Bad news: regulating media
In the age of communication, a government cannot be faulted for attempting to get the message right. The problem, however, arises when an elected government seeks to spread only its word — dressing up bitter truths as palatable dessert for the nation to consume. There are whispers that the masters of such spin have been at work, once again. The recent leaking of a ‘toolkit’ suggesting that among a range of options that were deliberated upon by a group of ministers in a series of meetings to improve communication during the pandemic were such measures as an alleged colour code for journalists to indicate their proximity or, conversely, opposition to the powers that be, strategies to neutralize ‘false narratives’ that are, in essence, critical of the Bharatiya Janata Party-led dispensation as well as the roping in of right-wing parties from the international fraternity to create a common cause. These measures, the wise ministers purportedly agreed, had become necessary given the negative perception of the government around the time. Some of the other interventions that were apparently discussed — a mechanism for digital entities and OTT platforms to comply to, for instance — have come to pass. This raises the possibility that the meetings may not be a figment of imagination.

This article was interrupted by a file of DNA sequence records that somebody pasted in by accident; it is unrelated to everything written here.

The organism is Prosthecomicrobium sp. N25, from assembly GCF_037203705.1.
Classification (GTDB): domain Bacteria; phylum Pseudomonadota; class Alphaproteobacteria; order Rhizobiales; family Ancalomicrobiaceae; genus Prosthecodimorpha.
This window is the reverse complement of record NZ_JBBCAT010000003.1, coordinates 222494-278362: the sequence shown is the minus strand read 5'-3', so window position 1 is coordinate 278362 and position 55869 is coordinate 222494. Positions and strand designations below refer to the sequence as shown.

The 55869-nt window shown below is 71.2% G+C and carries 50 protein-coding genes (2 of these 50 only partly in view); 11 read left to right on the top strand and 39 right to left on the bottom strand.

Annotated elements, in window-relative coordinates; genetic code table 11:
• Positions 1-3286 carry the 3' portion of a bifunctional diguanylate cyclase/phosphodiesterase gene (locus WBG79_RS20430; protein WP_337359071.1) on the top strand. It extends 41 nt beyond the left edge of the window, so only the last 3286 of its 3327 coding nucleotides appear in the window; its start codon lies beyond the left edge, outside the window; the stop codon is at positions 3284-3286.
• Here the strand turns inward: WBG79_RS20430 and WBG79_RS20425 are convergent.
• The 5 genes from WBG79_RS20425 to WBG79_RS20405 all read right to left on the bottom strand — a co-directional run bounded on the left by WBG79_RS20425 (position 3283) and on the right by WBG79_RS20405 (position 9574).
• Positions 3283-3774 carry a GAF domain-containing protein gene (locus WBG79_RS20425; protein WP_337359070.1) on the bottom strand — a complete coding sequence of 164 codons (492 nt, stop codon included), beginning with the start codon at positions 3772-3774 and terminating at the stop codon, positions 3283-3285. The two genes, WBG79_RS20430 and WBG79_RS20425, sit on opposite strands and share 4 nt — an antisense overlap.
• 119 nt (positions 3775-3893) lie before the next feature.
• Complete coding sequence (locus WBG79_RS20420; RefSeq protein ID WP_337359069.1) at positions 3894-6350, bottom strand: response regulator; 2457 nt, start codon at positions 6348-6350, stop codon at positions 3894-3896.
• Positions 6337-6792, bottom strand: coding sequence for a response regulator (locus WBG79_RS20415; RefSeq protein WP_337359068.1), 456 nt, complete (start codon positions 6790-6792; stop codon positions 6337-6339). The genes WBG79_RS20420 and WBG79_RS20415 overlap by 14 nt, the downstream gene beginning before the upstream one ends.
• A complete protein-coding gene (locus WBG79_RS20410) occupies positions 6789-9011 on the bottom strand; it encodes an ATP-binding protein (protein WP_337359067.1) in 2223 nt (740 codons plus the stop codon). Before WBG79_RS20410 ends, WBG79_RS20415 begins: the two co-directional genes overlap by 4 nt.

It remains to be seen whether the other strategies to bring ‘good news’ to the nation would assume concrete form in the days to come. But what must not go ignored is the nature of the thoughts that seem to be prevailing in the highest echelons of power. The BJP is often, and quite rightly, criticized for its inability to engage with criticism — in media reports or public opinion — in a constructive manner. The GoM’s enthusiasm for packaging content shows that its propensity for controlling independent narratives remains undiminished. The eagerness to court friendly journalists — unfriendly scribes are a rarity in New India — also violates the principle of fairness. The consequent erosion of independent, free-thinking discourse is, of course, of little concern for a regimented party. These spilled secrets, however, lend further credibility to international assessments of the deterioration of the quality and character of freedom in this democracy. The Centre’s stubborn refusal to admit that these transgressions — it was dismissive of Freedom House’s poor assessment of freedom in India recently — may not cut any ice soon.